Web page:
While the Parr family has accepted its collective calling as superheroes, the fact remains that their special heroism is still illegal. After they are arrested after unsuccessfully trying to stop the Underminer, their future seems bleak. However, the wealthy Deavor siblings of Devtech offer new hope with a bold project to rehabilitate the public image and legal status of Supers, with Elastigirl being assigned on point to be the shining example. Now having agreed for now to stay at home to care of the kids, Mr. Incredible finds domestic life a daunting challenge, especially with baby Jack-Jack's newly emerged powers making him almost impossible to manage. However, Elastigirl soon has her own concerns dealing with the menace of a new supervillain, Screenslaver, who is wreaking havoc with his mind control abilities. Now, Elastigirl must solve the mystery of this enemy, who has malevolent designs on the world with the Parr family and friends key targets of this evil.Written by
Kenneth Chisholm (email@example.com)
Pixar's Bud Luckey did not get to record any lines for Rick Dicker before passing away four months prior to the film's release, and he had been replaced by Jonathan Banks (he was announced to be taking over the role a month before Luckey's death). This made Rick Dicker the second Pixar character to be voiced by both an actor and a studio member at Pixar. The first had been Chick Hicks, who was voiced by actor Michael Keaton in Cars (2006) and Pixar's Bob Peterson in Cars 3 (2017). See more »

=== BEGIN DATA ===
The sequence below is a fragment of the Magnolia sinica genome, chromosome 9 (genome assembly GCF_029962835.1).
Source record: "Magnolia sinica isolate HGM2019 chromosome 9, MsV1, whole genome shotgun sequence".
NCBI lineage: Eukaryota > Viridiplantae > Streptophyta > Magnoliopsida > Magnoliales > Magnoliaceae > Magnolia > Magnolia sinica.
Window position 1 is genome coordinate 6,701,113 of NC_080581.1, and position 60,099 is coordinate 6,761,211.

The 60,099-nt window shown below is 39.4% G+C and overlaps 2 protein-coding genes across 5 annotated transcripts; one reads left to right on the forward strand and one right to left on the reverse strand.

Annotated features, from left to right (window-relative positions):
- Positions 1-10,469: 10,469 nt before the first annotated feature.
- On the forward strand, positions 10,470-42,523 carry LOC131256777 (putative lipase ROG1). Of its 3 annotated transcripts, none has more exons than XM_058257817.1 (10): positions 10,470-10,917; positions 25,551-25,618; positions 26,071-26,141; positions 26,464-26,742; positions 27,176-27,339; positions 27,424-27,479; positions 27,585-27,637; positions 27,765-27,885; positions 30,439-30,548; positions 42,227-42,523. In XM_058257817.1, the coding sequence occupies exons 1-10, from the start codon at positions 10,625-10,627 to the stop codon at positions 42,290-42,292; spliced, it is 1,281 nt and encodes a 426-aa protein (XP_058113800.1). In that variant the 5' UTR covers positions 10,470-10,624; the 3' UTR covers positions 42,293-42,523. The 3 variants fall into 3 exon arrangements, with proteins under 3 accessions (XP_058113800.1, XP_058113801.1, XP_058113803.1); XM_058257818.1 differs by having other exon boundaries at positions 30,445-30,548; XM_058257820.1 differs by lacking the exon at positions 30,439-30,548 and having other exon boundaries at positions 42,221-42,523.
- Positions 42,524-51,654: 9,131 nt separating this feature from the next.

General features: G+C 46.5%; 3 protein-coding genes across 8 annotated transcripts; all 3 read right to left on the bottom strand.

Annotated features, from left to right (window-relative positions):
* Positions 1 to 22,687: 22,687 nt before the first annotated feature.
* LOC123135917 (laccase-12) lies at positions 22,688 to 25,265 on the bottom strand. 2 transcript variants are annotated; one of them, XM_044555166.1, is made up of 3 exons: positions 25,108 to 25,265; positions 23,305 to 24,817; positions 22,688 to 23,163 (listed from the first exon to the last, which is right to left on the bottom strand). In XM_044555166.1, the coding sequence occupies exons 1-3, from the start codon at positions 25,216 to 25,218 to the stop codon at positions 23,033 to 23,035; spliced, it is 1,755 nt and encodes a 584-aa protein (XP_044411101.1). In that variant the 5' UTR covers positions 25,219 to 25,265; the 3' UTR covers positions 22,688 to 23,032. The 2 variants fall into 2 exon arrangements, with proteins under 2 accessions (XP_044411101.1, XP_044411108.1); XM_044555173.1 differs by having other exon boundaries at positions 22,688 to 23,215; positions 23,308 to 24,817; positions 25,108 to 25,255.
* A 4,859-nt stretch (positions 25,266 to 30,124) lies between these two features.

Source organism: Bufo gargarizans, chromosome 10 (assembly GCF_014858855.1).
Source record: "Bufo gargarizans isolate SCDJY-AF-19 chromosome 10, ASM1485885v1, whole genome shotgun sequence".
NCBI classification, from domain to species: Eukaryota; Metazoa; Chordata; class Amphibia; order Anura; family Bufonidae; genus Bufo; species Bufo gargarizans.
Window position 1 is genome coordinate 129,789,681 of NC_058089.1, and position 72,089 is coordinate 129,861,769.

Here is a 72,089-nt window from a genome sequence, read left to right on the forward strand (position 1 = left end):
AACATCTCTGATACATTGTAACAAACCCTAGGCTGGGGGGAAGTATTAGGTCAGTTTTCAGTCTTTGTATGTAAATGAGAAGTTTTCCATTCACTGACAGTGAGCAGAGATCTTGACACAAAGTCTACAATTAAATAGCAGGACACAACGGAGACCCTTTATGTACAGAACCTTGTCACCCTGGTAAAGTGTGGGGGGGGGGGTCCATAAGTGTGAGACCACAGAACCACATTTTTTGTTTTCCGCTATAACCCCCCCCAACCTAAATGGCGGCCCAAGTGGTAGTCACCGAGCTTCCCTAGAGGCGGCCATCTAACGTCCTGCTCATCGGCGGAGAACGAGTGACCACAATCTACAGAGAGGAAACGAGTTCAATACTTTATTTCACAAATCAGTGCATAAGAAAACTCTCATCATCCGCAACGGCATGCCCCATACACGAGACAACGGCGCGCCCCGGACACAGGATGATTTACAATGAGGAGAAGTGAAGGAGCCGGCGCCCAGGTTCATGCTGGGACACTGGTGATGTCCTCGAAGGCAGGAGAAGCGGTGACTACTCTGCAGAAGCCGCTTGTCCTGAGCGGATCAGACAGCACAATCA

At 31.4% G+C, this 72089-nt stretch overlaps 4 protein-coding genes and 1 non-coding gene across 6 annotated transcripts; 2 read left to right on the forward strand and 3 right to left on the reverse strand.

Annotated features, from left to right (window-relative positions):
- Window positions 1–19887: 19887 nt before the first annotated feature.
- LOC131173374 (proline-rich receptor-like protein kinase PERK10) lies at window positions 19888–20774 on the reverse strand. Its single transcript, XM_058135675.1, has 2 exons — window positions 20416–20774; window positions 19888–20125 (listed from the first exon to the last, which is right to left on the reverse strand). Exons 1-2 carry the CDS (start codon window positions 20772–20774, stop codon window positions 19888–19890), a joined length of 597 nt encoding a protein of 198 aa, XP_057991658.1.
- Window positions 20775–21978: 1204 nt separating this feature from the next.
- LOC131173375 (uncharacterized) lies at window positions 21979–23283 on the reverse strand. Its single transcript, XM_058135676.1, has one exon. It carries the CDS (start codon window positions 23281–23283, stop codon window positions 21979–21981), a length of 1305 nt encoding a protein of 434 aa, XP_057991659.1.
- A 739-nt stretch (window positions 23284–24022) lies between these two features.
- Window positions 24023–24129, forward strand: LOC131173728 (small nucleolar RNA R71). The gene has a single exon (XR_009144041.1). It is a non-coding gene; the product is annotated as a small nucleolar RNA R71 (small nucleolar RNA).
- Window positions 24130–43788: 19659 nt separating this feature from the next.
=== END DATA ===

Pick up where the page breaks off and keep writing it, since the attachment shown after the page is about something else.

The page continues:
When Elastigirl is parachuting with her bike and landing onto the train, you can see before she lands on the train in the shot with her parachuting that the back end of the train has already passed by. This would make landing on the train impossible, as it has already passed. See more »
Tony, this is my mum.
Pleased to meet you.
This is my dad.
Oh, we've met.
And this, is embarrassing, my little brother Dash, and the baby is Jack-Jack. I tried to limit it to ONE parent.
We're all going to a movie too Tony, don't mind us.
We'll be sitting on the other side of the theater. Not watching you!
See more »
The Walt Disney Pictures opening logo is in the Incredibles' 60s artwork, has the city of Metroville in the background, and has the castle display the Incredibles symbol (seen when the logo fades out). See more »
International editions (such as the one shown in the Philippines) feature different graphics that, although visually different from the North America edition, retain the universal meaning. The title of Jack-Jack's storybook was changed from "Doozles are Dozing" to multiple letter Zs. Dash's math book loses the title "New Math for Life" and is replaced by a math equation. See more »
Can't Escape the Incredible Legacy of the Original
Since I already know you are going to rate this review as "Not Helpful" because I didn't rate this 10/10 stars, I figured I might as well start off by telling you how much I love the original Incredibles. The Incredibles (2004) is one of my favorite films of all time and is my second favorite Pixar film (right after Finding Nemo). I got to see Incredibles 2 early because I caught a double feature of the two films in IMAX, just in case you were thinking of complaining that I didn't see it since this review is out early.